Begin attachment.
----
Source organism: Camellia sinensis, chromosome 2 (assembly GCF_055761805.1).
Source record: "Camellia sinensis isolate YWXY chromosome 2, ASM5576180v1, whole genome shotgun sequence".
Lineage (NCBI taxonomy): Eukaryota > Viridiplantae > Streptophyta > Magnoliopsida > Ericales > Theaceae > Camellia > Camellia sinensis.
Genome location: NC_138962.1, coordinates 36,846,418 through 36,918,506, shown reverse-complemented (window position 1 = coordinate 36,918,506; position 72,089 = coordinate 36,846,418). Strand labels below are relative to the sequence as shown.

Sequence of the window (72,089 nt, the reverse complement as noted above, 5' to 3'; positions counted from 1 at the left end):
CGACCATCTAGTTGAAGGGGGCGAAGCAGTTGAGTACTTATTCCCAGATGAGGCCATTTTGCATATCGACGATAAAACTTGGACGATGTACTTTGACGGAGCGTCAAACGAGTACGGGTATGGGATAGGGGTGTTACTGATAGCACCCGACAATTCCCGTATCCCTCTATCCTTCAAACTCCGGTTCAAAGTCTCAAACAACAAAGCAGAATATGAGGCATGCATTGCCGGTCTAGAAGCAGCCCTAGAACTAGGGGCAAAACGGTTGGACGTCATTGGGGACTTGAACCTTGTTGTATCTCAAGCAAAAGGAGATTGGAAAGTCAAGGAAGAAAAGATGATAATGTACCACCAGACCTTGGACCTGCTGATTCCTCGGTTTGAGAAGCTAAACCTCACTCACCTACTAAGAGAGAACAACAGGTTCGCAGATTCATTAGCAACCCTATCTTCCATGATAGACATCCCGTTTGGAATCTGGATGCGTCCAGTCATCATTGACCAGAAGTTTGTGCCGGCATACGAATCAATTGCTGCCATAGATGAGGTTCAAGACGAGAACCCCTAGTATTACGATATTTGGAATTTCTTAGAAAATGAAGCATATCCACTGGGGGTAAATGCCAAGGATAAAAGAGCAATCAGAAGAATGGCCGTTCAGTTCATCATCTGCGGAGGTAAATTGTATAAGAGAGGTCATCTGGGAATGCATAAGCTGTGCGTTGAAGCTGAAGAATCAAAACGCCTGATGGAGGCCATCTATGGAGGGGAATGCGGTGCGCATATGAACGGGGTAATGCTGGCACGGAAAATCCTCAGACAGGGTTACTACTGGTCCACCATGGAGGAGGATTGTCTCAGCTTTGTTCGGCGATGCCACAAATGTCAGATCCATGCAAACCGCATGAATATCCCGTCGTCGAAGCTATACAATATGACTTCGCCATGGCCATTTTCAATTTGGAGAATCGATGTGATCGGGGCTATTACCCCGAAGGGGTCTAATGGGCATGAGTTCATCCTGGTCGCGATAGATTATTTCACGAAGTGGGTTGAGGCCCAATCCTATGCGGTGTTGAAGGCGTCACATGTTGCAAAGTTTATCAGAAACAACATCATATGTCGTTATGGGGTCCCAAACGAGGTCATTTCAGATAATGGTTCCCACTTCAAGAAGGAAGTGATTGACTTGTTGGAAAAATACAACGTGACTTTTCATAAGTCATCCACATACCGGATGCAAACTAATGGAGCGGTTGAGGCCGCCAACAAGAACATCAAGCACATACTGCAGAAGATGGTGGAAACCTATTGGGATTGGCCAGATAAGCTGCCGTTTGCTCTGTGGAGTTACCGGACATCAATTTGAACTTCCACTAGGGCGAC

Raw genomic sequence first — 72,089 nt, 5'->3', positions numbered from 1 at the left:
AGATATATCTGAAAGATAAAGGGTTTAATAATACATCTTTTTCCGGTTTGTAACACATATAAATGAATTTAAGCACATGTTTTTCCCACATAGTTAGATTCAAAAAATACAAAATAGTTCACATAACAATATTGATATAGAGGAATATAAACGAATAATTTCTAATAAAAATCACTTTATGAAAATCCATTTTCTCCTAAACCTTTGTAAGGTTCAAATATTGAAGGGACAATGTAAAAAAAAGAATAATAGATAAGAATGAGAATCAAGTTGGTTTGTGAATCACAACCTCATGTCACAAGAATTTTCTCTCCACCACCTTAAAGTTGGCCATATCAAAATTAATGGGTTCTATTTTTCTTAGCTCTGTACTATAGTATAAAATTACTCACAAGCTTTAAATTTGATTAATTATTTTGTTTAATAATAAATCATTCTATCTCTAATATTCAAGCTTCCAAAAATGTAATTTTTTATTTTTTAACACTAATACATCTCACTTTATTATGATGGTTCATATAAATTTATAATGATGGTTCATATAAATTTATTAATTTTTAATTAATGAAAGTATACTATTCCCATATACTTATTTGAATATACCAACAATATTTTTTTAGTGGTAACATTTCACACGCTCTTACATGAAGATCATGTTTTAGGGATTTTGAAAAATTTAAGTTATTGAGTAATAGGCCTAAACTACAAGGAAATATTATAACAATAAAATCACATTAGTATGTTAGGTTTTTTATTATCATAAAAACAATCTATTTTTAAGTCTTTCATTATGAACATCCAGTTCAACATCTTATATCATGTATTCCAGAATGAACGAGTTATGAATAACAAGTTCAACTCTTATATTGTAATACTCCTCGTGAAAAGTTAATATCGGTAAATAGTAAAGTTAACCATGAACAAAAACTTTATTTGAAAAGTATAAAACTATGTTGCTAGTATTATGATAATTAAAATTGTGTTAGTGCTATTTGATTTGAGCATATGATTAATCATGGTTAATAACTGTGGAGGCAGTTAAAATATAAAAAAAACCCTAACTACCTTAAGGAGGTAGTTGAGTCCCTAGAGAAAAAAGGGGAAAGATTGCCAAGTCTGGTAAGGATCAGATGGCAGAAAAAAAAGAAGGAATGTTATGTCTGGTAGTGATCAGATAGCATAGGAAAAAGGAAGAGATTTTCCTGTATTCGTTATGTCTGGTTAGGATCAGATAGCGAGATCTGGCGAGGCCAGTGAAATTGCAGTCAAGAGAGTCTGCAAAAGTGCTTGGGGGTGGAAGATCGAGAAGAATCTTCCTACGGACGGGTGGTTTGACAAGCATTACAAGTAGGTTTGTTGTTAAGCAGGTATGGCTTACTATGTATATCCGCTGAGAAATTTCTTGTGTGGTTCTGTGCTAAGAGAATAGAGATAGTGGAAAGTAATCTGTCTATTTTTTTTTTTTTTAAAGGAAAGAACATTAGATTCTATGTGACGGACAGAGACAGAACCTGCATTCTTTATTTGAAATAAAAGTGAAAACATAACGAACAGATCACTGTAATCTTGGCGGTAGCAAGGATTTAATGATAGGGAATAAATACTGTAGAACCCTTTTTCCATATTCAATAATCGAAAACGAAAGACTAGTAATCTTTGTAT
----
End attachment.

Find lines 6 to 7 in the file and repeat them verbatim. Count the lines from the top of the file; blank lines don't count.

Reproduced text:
CGACCATCTAGTTGAAGGGGGCGAAGCAGTTGAGTACTTATTCCCAGATGAGGCCATTTTGCATATCGACGATAAAACTTGGACGATGTACTTTGACGGAGCGTCAAACGAGTACGGGTATGGGATAGGGGTGTTACTGATAGCACCCGACAATTCCCGTATCCCTCTATCCTTCAAACTCCGGTTCAAAGTCTCAAACAACAAAGCAGAATATGAGGCATGCATTGCCGGTCTAGAAGCAGCCCTAGAACTAGGGGCAAAACGGTTGGACGTCATTGGGGACTTGAACCTTGTTGTATCTCAAGCAAAAGGAGATTGGAAAGTCAAGGAAGAAAAGATGATAATGTACCACCAGACCTTGGACCTGCTGATTCCTCGGTTTGAGAAGCTAAACCTCACTCACCTACTAAGAGAGAACAACAGGTTCGCAGATTCATTAGCAACCCTATCTTCCATGATAGACATCCCGTTTGGAATCTGGATGCGTCCAGTCATCATTGACCAGAAGTTTGTGCCGGCATACGAATCAATTGCTGCCATAGATGAGGTTCAAGACGAGAACCCCTAGTATTACGATATTTGGAATTTCTTAGAAAATGAAGCATATCCACTGGGGGTAAATGCCAAGGATAAAAGAGCAATCAGAAGAATGGCCGTTCAGTTCATCATCTGCGGAGGTAAATTGTATAAGAGAGGTCATCTGGGAATGCATAAGCTGTGCGTTGAAGCTGAAGAATCAAAACGCCTGATGGAGGCCATCTATGGAGGGGAATGCGGTGCGCATATGAACGGGGTAATGCTGGCACGGAAAATCCTCAGACAGGGTTACTACTGGTCCACCATGGAGGAGGATTGTCTCAGCTTTGTTCGGCGATGCCACAAATGTCAGATCCATGCAAACCGCATGAATATCCCGTCGTCGAAGCTATACAATATGACTTCGCCATGGCCATTTTCAATTTGGAGAATCGATGTGATCGGGGCTATTACCCCGAAGGGGTCTAATGGGCATGAGTTCATCCTGGTCGCGATAGATTATTTCACGAAGTGGGTTGAGGCCCAATCCTATGCGGTGTTGAAGGCGTCACATGTTGCAAAGTTTATCAGAAACAACATCATATGTCGTTATGGGGTCCCAAACGAGGTCATTTCAGATAATGGTTCCCACTTCAAGAAGGAAGTGATTGACTTGTTGGAAAAATACAACGTGACTTTTCATAAGTCATCCACATACCGGATGCAAACTAATGGAGCGGTTGAGGCCGCCAACAAGAACATCAAGCACATACTGCAGAAGATGGTGGAAACCTATTGGGATTGGCCAGATAAGCTGCCGTTTGCTCTGTGGAGTTACCGGACATCAATTTGAACTTCCACTAGGGCGAC

Raw genomic sequence first — 72,089 nt, 5'->3', positions numbered from 1 at the left: